There is no question that someone responsible for over 8,000 civilian deaths ought to be taken to court, and, since the courts in the Philippines have so far been unable (or unwilling) to prosecute, the next step is naturally the ICC. This may not be an effective option, though. The ICC’s investigations process is notoriously slow, though they did announce a new investigation strategy designed to mitigate some of their earlier failings, and complicated by the fact that the defendants often have plenty of time to flee before they can be arrested and taken to the Hague. Since prosecuting a case without a defendant is hardly a fair trial, a number of the ICC’s cases are on indefinite hold until those charged can be located and brought in to stand trial. Though Duterte has expressed contempt for the ICC and the charges brought against him, he definitely has time, if he so chooses, to escape the Philippines and avoid his trial. That is, if he even needs to escape the country, given that his own government would have to turn him over, since the ICC does not have its own police force.

Duterte, it seems, has every reason to not be worried: the likelihood that his government will surrender him to the ICC seems slim, given that the National Police Director-General and the Justice Secretary both support Duterte and his drug war. He would not be the first war criminal to remain in office, continuing to commit crimes against humanity, despite open warrants for his arrest. If another country were to send in an armed police force or military unit to extract Duterte and send him on his way to the Hague it would be a violation of the Philippine’s national sovereignty, which would not be taken lightly. The most likely scenario, then, is that Duterte joins the ranks of war criminals with open warrants for their arrest and no plans to appear in court.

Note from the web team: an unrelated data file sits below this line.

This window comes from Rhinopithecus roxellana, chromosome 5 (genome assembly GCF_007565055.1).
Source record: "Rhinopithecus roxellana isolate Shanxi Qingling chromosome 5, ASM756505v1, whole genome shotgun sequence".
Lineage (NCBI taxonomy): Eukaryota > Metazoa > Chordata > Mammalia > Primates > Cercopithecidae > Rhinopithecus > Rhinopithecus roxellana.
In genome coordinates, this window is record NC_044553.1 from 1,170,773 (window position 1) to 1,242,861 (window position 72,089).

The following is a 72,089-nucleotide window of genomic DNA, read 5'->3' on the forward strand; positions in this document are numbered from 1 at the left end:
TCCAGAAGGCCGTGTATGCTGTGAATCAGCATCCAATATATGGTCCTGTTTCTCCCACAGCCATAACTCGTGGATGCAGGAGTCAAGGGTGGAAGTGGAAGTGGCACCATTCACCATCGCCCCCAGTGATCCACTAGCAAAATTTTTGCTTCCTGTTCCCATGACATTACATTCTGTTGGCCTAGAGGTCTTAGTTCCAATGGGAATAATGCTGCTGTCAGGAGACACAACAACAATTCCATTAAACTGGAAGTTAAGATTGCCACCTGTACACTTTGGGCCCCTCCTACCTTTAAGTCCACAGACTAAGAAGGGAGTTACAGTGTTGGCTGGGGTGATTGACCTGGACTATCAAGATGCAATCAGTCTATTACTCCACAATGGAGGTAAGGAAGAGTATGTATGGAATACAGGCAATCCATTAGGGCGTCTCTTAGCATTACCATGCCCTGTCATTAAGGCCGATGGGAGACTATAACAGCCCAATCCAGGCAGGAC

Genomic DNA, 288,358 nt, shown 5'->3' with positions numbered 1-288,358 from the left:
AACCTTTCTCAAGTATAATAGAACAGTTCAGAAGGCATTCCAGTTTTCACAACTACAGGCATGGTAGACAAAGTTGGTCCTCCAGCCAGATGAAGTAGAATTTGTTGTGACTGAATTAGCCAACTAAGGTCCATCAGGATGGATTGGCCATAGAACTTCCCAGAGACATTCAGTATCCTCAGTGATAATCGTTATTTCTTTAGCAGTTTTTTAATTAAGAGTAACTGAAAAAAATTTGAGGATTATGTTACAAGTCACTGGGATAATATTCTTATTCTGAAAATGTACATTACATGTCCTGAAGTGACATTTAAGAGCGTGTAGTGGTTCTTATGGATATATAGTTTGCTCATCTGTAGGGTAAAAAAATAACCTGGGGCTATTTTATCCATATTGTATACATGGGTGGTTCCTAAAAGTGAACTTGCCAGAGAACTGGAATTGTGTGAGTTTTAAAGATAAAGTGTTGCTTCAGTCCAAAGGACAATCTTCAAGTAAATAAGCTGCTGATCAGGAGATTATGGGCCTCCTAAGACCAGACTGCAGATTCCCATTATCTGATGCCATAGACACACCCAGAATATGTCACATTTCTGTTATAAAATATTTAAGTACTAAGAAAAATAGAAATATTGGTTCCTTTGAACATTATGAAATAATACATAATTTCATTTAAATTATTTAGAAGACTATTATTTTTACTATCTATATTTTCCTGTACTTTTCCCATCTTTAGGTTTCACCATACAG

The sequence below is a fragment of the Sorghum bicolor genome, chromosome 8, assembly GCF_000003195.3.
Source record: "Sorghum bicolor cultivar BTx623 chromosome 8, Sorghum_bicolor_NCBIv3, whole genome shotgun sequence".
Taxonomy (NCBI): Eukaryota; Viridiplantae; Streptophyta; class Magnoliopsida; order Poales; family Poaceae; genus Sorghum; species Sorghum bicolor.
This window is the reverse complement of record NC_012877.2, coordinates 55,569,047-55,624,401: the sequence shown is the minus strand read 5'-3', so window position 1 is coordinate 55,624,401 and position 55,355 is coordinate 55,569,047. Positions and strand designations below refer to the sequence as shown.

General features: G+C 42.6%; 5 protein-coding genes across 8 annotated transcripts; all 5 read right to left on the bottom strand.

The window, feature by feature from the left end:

If Duterte does make it to the Hague, a victory by human rights advocates will be largely symbolic, rather than an effective way of reducing the violence on the ground. True, a man who has perpetuated crimes against humanity will be behind bars—in “the Hague Hilton,” as it was dubbed when reports of surprisingly luxurious conditions emerged in 2011, which is an entirely separate issue. The situation on the ground in the Philippines is quite complicated, and arresting the president will not be enough to end the cycle of poverty and corruption that fuels the drug trade or improve public trust in police and military officials. International efforts could be better spent finding other ways to address these issues, rather than pursuing a costly and often ineffective path for a symbolic victory.